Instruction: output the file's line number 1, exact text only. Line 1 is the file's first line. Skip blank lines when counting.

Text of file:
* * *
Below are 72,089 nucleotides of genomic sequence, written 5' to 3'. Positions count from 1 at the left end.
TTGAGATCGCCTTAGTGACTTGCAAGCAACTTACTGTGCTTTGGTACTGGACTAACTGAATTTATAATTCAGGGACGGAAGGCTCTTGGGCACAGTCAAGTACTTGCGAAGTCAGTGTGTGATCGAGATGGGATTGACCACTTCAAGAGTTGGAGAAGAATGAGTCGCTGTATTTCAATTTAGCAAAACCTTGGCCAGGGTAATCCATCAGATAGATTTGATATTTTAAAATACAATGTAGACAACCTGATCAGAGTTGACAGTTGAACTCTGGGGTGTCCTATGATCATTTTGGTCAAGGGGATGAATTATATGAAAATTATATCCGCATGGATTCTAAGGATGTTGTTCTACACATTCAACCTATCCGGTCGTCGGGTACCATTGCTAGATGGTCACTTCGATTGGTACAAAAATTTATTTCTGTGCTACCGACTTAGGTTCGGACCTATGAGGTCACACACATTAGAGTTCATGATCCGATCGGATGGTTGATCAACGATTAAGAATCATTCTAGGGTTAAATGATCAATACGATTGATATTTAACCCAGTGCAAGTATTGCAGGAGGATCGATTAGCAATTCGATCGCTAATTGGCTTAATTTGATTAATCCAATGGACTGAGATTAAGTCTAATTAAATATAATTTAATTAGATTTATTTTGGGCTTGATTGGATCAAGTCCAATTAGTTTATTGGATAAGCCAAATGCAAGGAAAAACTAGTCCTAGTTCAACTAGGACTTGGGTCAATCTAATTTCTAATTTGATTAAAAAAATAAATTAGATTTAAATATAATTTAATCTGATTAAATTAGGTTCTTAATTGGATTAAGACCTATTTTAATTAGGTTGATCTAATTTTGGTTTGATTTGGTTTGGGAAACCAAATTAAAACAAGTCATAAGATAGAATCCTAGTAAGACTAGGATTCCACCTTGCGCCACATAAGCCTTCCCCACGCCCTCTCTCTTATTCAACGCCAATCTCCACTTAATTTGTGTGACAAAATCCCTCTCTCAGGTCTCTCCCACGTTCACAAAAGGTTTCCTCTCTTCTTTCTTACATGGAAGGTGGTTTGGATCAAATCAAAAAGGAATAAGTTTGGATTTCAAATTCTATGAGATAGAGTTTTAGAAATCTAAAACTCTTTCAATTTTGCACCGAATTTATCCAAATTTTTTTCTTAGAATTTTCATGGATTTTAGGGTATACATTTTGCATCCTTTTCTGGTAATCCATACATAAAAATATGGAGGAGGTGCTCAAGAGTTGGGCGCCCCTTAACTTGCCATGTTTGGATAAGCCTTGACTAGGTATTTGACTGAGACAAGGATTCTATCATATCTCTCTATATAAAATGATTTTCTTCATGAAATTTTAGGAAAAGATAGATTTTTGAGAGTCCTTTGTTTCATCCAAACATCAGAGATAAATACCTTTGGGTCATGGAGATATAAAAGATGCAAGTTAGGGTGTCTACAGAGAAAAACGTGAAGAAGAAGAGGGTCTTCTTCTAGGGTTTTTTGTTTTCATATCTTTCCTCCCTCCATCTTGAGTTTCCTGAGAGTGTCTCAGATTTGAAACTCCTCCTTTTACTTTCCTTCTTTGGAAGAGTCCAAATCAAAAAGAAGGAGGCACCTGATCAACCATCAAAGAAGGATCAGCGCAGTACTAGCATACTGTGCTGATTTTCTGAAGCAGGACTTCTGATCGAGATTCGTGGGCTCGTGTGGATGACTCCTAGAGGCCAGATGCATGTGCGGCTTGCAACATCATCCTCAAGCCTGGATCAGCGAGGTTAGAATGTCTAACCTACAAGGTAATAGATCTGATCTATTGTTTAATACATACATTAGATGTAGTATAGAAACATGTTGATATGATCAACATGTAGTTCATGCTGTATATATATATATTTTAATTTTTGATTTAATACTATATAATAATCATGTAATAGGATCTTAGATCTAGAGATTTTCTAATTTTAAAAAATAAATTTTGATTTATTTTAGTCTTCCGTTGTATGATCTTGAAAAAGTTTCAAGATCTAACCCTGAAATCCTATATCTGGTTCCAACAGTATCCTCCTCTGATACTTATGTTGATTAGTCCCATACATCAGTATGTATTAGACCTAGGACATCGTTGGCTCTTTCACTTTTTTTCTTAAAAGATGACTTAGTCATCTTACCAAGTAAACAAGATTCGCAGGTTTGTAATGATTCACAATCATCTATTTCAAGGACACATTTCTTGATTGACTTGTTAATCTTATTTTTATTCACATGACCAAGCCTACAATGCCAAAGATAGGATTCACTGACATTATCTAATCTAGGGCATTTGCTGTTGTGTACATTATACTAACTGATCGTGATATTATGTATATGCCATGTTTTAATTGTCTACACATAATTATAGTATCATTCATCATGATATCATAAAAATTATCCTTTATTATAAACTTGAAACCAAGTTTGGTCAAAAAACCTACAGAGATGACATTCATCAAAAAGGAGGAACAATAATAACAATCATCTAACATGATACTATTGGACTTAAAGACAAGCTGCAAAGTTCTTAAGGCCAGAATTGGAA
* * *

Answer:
Below are 72,089 nucleotides of genomic sequence, written 5' to 3'. Positions count from 1 at the left end.